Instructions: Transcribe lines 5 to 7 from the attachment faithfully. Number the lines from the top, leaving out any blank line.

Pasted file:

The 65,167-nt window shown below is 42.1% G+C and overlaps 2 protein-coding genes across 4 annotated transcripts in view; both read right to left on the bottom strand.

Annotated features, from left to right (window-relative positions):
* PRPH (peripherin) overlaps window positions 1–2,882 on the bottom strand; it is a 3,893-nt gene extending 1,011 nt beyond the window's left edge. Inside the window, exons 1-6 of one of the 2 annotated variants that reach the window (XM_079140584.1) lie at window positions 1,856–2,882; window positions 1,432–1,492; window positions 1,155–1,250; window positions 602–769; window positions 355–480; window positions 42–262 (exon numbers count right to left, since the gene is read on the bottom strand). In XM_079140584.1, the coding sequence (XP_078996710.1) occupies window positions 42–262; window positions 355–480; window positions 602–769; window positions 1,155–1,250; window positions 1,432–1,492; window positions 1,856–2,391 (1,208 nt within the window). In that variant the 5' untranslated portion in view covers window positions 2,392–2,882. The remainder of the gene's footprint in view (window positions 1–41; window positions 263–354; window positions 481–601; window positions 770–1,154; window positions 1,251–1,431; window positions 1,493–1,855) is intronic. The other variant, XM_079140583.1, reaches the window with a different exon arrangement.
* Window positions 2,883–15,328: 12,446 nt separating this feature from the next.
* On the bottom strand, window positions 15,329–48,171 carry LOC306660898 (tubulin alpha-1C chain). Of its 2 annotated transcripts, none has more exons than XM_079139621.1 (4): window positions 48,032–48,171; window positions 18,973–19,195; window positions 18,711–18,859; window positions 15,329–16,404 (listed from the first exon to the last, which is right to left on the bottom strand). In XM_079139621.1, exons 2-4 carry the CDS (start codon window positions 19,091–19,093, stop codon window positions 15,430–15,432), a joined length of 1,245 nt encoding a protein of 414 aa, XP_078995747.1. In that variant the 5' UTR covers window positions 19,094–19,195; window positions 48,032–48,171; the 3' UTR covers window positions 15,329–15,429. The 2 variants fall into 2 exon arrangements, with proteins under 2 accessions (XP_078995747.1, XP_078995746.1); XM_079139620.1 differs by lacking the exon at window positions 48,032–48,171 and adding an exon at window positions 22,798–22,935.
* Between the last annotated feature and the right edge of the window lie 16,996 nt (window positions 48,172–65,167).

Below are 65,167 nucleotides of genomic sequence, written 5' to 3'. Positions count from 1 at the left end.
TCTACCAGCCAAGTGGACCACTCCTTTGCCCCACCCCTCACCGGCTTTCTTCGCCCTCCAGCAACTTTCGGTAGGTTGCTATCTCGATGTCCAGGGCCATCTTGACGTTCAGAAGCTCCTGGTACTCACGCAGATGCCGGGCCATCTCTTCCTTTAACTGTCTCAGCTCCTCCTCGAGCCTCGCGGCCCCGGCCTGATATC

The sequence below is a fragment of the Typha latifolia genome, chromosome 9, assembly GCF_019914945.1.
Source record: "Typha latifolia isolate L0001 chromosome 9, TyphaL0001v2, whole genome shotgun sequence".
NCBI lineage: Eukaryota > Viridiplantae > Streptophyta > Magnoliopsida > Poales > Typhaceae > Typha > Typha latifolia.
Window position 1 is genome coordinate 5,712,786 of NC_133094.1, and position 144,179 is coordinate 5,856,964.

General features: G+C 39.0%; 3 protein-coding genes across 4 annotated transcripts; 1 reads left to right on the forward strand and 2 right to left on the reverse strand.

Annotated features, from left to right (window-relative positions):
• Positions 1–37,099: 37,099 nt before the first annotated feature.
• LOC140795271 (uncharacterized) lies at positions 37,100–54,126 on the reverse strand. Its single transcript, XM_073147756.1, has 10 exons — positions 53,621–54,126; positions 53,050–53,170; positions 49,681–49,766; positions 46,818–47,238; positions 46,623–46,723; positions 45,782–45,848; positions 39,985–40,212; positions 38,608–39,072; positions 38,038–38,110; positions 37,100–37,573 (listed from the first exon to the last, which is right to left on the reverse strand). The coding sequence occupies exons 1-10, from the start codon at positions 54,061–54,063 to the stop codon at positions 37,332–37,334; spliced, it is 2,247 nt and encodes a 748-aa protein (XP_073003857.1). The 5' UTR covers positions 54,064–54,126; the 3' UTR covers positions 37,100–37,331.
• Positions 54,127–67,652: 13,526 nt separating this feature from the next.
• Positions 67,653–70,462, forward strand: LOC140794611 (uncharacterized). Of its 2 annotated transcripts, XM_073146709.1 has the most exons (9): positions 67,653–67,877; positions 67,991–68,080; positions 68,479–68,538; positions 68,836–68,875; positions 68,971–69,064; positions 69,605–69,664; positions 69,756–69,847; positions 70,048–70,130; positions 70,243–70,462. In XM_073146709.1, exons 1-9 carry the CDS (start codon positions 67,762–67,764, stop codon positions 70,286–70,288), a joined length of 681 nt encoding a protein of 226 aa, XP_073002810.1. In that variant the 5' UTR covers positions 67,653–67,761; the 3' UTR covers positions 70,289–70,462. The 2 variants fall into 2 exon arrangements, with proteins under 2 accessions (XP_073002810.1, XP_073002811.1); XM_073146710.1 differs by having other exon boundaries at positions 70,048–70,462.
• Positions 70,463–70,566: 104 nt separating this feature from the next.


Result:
* On the bottom strand, window positions 15,329–48,171 carry LOC306660898 (tubulin alpha-1C chain). Of its 2 annotated transcripts, none has more exons than XM_079139621.1 (4): window positions 48,032–48,171; window positions 18,973–19,195; window positions 18,711–18,859; window positions 15,329–16,404 (listed from the first exon to the last, which is right to left on the bottom strand). In XM_079139621.1, exons 2-4 carry the CDS (start codon window positions 19,091–19,093, stop codon window positions 15,430–15,432), a joined length of 1,245 nt encoding a protein of 414 aa, XP_078995747.1. In that variant the 5' UTR covers window positions 19,094–19,195; window positions 48,032–48,171; the 3' UTR covers window positions 15,329–15,429. The 2 variants fall into 2 exon arrangements, with proteins under 2 accessions (XP_078995747.1, XP_078995746.1); XM_079139620.1 differs by lacking the exon at window positions 48,032–48,171 and adding an exon at window positions 22,798–22,935.
* Between the last annotated feature and the right edge of the window lie 16,996 nt (window positions 48,172–65,167).

Below are 65,167 nucleotides of genomic sequence, written 5' to 3'. Positions count from 1 at the left end.